Tags: 49>50, 50-states, booking, diy, fans, house-concert, marian-call, Music, singer-songwriter, tour
**NOTE: This is an awesome blog post, but it is out of date! Instead, see this page for updated 2013 show booking notes! The writing below is wonderful but also it is a historical document from early 2010. New info: http://mariancall.wordpress.com/booking-a-house-concert/**
This blog entry is your complete guide and FAQ to making a Marian Call concert happen in your area on the 49 to 50 tour. Odds are I sent you here so we can make a show happen! Below you can find links for the forms you’ll fill out and answers to a number of questions. Please read the applicable sections before requesting a concert.
There are two kinds of shows: House Concerts and Venue Concerts. House concerts I set up directly with you (even if they’re not at a house, or not at your house). For venue concerts, such as cafés, bars, farmer’s markets, and music halls, I collect information about a venue that you think is really a perfect fit and has dates open, and I contact them myself (unless the manager happens to be your brother-in-law or something, in which case you introduce us).
If you get a mass e-mail or a contact from an minion of mine during the booking process, I hope you’ll pardon me. This project is so huge and so exciting I need a little help and a little automation to manage it all. But the good news is it makes it possible for me to meet you in person at sometime soon!
The bestest newest ever e-mail address for booking questions, which goes to me and my various helpers: email@example.com!!!!!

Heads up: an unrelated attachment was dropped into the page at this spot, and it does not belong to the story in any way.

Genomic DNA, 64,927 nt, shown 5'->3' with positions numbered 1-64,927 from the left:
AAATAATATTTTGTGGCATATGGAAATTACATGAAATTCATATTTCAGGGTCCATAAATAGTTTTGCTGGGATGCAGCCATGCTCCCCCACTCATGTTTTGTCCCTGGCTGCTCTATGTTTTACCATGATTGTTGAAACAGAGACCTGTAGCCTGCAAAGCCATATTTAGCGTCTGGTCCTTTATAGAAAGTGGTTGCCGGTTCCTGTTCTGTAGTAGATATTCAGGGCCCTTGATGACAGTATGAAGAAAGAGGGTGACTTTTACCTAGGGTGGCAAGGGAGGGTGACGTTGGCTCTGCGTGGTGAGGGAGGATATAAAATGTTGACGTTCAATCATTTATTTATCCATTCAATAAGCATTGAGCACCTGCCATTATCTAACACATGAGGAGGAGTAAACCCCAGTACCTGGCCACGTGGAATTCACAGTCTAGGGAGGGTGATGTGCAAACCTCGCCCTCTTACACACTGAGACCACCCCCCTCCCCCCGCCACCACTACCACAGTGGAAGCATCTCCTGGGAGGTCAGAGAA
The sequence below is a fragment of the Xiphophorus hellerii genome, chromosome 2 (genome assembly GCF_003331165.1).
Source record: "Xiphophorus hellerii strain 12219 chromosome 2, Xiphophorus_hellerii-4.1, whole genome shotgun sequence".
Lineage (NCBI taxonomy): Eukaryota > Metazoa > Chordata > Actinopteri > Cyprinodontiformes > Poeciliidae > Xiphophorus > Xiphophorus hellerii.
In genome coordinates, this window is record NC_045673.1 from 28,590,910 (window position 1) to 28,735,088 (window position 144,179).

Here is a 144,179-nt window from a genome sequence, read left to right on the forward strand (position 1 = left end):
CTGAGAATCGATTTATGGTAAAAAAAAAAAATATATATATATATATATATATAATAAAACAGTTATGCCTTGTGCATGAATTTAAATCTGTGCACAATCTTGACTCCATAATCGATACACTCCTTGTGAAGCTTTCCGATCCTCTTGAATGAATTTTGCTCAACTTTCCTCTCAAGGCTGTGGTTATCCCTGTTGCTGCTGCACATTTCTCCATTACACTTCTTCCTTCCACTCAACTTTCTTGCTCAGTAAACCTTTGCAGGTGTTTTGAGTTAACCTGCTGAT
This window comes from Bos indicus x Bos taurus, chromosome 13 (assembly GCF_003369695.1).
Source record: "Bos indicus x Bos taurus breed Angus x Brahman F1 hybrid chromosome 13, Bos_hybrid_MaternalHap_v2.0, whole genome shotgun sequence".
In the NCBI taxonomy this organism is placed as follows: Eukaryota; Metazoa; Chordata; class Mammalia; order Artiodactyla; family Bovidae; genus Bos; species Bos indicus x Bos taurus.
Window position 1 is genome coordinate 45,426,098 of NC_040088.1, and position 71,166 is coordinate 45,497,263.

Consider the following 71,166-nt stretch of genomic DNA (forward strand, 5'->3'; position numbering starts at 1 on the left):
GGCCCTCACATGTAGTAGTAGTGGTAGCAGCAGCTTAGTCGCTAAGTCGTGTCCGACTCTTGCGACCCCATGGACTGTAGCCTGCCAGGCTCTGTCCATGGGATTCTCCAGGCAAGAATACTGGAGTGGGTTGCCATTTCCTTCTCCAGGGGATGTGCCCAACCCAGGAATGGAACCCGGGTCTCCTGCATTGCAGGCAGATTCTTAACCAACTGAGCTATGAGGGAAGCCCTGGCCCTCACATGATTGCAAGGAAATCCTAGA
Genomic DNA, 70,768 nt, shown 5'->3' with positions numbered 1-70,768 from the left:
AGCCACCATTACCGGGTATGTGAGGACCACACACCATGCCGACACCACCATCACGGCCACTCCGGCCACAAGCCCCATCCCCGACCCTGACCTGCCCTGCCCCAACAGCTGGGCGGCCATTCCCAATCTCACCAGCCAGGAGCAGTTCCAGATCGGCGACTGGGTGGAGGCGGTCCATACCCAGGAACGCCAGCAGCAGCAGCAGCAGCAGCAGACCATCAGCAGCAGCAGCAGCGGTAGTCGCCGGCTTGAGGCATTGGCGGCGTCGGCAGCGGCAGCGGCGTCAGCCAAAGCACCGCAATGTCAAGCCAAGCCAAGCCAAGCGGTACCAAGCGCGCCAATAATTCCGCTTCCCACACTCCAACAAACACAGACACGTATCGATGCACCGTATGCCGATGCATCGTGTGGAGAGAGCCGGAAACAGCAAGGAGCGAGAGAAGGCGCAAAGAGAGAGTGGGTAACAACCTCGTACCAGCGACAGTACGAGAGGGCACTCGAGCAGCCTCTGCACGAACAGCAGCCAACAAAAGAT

Use this e-mail address for booking questions and venue suggestions. No need to cc firstname.lastname@example.org; all the mcminion42 messages are forwarded to me automatically, and I still read everything myself. I might have a very cool helper answer some of it though. Don’t worry, your personal information (home address particularly) is very very safe.
Applying for a House Concert:
If you want to host or set up a house concert (even if it’s not at a house), be sure you’ve read all about how I do house concerts and then follow the instructions here.
- Check my Public Google Calendar by clicking here [link disabled later] to see when I plan to be in your area, and what dates I already have scheduled gigs. The schedule and map are flexible — until I have concerts anchoring me to this location and that (so don’t cry if you don’t see your city just yet). You can ask for a date when I’m trying to be elsewhere; worst I can do is say no. You’ll notice that later in the fall, i.e. farther east, I’m not sure which state comes in which order yet — gigs that get nailed down will determine my route. Also note: some days I will designate for “travel” or “rest” and those are unavailable.
- Choose a date or dates to request. If it’s way in the future when times are flexible, just pick something you like! Know that for house concerts, Tuesdays, Wednesdays, Thursdays, and Sunday afternoons or evenings usually work just fine — and even more non-traditional times, like brunches or lunches, have worked in the past if you’re interested in something a little different. If you’re looking for a date in, say, August, September, or October, know that we may have to hold out on nailing down the date on one show until I’ve confirmed a few others, etc. (events are very interconnected). So let me know if you have a time constraint, too, i.e. “I can do Thursdays but not Wednesdays,” or “I’ll be home this weekend but gone the next.” I deeply wish I could play in every town on Saturday night, but I can’t. I also wish I could play every day without resting, but I can’t do that either. I’ll accommodate every request I can without running myself into the ground. If I can’t play your town or your day, I’m sorry — hopefully I can come back!